The chairman of the National Cotton Council is urging other cotton-producing countries to focus on building demand for their fiber rather than “fighting each other” for a dwindling share of the market.
Woods Eastland, the Council chairman and CEO of the Greenwood, Miss.-based Staplcotn cooperative, challenged representatives of countries attending an international cotton meeting in Liverpool, England, to grow global demand by 5 million bales per year for the next five years.
It's a theme U.S. cotton industry leaders have been sounding more frequently in response to criticism of the U.S. cotton program by Brazil, West African countries and the British charity group OxFam.
Eastland told attendees of the International Cotton Advisory Commit-tee's 64th plenary meeting in Liverpool that the only reason that goal of 5 million bales per year seems unachievable is lack of confidence by those countries in their “ability to apply the right tools and the right financing to the task.
“Maybe we are just lacking imagination and the willingness to work together toward a mutually worthwhile goal,” he said. “What we are now doing is fighting each other desperately for market share because our production potential is growing much more rapidly than the demand for our fiber.”
The ICAC, an organization of 44 cotton-producing and -consuming countries headquartered in Washington, D.C., estimates that without the promotion efforts of Cotton Incorporated and Cotton Council International, the NCC's export promotion arm, demand for cotton would be 12 million bales less than it is in 2005.
That's about one-tenth of the anticipated cotton consumption by the world's textile mills in the 2005-06 marketing year. Eastland, who is also a cotton producer, said the U.S. cotton industry is convinced that the ICAC is correct in its assessment of the impact of cotton promotions thus far.
On the other hand, he noted, USDA economists have said that “had cotton's global market share of fiber consumption held onto its 1990 level, then the world would be consuming an additional 26 million bales of cotton annually today.
“In other words, if cotton had simply held its own in the rising world demand for fiber, world demand for cotton would be 20 percent greater than the current level — and this is on top of the 10 percent additional that the U.S. industry built through its national consumer promotion programs,” he said.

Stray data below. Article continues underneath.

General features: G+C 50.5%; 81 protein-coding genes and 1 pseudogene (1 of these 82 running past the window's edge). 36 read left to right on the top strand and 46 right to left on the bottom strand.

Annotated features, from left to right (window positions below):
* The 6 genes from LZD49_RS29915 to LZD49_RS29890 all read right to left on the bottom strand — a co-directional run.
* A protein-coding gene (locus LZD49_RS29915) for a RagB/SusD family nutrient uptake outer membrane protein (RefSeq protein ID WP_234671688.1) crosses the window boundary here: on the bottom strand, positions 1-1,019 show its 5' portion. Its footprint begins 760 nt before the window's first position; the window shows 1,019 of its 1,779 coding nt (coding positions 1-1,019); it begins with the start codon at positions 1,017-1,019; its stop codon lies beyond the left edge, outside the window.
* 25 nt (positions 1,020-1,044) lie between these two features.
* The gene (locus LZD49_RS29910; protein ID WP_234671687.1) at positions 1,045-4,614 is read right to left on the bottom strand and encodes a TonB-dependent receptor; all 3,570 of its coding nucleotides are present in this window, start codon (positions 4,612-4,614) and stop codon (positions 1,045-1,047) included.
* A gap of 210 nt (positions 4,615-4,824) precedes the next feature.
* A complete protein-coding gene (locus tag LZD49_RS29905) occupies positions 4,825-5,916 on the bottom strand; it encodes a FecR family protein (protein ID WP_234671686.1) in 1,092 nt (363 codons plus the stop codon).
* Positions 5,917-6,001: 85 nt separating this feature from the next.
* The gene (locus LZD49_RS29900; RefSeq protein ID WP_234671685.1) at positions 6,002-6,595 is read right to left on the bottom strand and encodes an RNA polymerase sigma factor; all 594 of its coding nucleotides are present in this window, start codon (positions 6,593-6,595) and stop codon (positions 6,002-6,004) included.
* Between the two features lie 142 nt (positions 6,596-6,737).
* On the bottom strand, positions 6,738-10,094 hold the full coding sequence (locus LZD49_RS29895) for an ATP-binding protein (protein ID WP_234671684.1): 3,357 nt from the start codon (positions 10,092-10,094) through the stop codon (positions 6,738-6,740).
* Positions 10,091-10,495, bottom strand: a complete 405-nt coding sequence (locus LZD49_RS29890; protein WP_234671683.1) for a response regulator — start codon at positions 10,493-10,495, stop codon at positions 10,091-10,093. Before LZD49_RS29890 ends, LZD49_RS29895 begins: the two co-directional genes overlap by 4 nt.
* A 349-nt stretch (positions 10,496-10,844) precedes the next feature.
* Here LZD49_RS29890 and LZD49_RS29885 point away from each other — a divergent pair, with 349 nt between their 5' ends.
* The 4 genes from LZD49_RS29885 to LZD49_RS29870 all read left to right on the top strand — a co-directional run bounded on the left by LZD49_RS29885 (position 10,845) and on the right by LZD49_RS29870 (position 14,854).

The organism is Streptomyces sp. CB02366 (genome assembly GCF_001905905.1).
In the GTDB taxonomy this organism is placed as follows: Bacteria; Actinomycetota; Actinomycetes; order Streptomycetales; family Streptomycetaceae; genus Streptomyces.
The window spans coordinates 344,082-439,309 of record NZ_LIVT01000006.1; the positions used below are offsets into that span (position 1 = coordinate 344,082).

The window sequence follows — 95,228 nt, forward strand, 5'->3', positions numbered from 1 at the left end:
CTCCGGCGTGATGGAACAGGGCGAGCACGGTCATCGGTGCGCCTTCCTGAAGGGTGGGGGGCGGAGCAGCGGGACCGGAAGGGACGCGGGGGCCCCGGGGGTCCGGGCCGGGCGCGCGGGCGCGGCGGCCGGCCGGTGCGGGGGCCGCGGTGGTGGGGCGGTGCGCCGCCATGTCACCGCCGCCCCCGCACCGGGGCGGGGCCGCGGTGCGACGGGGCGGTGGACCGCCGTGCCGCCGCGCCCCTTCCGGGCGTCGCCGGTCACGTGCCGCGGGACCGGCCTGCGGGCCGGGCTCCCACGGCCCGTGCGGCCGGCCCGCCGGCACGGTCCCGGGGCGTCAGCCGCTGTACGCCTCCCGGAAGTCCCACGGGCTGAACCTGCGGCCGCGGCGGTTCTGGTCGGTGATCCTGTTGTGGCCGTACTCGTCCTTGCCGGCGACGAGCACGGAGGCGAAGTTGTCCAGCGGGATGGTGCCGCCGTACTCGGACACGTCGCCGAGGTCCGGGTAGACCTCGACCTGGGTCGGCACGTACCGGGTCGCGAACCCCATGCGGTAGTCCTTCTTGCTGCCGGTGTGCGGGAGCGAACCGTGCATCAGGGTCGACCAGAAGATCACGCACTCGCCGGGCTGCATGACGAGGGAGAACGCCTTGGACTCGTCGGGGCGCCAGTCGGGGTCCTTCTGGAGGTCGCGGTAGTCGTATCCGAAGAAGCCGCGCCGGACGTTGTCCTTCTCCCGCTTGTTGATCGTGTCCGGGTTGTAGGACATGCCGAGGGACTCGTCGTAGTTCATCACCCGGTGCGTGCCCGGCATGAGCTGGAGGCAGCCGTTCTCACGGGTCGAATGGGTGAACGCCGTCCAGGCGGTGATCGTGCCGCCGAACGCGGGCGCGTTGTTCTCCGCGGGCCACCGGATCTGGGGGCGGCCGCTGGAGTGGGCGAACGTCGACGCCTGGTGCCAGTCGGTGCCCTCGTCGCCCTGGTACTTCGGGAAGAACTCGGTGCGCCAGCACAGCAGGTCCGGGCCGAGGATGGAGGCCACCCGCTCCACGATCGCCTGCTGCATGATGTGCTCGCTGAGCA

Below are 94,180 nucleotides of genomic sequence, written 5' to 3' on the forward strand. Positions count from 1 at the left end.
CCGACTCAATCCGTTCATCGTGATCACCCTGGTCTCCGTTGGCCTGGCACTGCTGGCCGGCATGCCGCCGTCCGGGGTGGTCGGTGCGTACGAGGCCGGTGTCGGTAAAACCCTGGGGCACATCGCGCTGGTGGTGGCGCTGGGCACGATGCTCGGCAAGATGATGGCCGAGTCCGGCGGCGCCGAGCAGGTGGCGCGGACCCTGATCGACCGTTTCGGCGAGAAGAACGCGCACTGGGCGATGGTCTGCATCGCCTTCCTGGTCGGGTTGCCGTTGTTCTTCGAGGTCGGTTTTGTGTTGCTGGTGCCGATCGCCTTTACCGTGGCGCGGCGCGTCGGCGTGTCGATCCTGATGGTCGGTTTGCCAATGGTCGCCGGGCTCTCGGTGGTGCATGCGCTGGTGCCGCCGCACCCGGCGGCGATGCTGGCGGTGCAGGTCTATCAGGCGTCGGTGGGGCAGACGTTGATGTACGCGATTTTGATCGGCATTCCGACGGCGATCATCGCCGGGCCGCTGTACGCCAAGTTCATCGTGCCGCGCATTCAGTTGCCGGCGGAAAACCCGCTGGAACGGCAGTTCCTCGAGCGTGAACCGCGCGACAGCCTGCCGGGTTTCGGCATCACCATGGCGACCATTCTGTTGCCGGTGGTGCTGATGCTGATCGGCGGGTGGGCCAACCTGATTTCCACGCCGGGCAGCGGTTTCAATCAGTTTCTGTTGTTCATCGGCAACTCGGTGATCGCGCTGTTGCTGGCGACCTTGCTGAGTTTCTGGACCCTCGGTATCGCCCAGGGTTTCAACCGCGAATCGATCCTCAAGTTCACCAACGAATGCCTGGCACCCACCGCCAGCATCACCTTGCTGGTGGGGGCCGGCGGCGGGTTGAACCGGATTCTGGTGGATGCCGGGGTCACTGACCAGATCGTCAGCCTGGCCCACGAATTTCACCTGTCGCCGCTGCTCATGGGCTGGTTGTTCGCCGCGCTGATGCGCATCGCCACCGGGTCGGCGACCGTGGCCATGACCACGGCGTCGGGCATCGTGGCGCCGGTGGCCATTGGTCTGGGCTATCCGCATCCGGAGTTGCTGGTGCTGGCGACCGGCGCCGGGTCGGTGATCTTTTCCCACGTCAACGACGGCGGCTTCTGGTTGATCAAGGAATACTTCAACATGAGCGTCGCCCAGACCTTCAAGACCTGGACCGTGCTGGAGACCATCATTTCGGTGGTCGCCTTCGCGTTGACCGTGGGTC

Instead of this added demand, the global cotton industry has a cotton demand crisis that can be found in the failure of world cotton prices to climb much above 50 cents per pound in recent months despite record levels of consumption.
“While the United States has seen cotton's share of fiber consumption for apparel and home furnishings increase steadily since Cotton Incorporated's campaign gained traction in the 1970s, every other country has seen a stagnant or declining market share,” said Eastland.
As an example of the promotion efforts needed today, Eastland pointed to the joint Cotton Council International/Cotton Incorporated experiment — the Cotton Gold Alliance — which is being conducted in India. The generic promotion program, which used the Seal of Cotton to create a preference for quality products that are identified as 100 percent cotton, has been very successful.
The Cotton Gold Alliance promotion has been a factor, he said, in not only a rise in consumer preference for products that bear the Seal of Cotton, but a reversal in that country of a decline in cotton consumption versus synthetics. In terms of bales, this $2 per bale program has meant about a 300,000-bale increase in offtake — an excellent return on investment, he noted.
Eastland said the Indian cotton industry or the Indian government would do well to put local funding in the CGA program, now that its three-year trial period will be over at year's end.
“If the CGA or a similar program does not continue, it will be a major opportunity lost for the Indian cotton economy and the global cotton economy,” Eastland said.
“We are never going to make a serious dent into cotton's falling market share in the global fiber marketplace without a much more well-funded and well-orchestrated effort,” he said. “I do want to impress on you that the U.S. growers and the US. industry are willing to work with the global cotton community to find solutions and to get results.
“I ask you to work with organizations such as the International Forum for Promotion, Cotton Council International and Cotton Incorporated, to find ways to enhance our mutual success through demand creation.”
(The IFCP is a forum of cotton institutions encouraging increased consumer demand for cotton, specifically by facilitating national market development programs, organized by associations and commercial organizations in individual countries, and funded from domestic resources.)
National Cotton Council officials first began talking about the difference between current demand and what demand could be if the rest of the world was promoting cotton at the joint meeting of the American Cotton Producers and The Cotton Foundation in New Orleans in August.
Eastland and Mark Lange, the NCC's president and CEO, told cotton producer and industry representatives that the world cotton market would be greatly enhanced if other countries were boosting demand for cotton.
“If cotton had the same percentage of market share today that it had in 1990, we wouldn't have these other countries complaining about the U.S. cotton program because prices would be 15 to 20 cents per pound higher than they are now,” said Lange.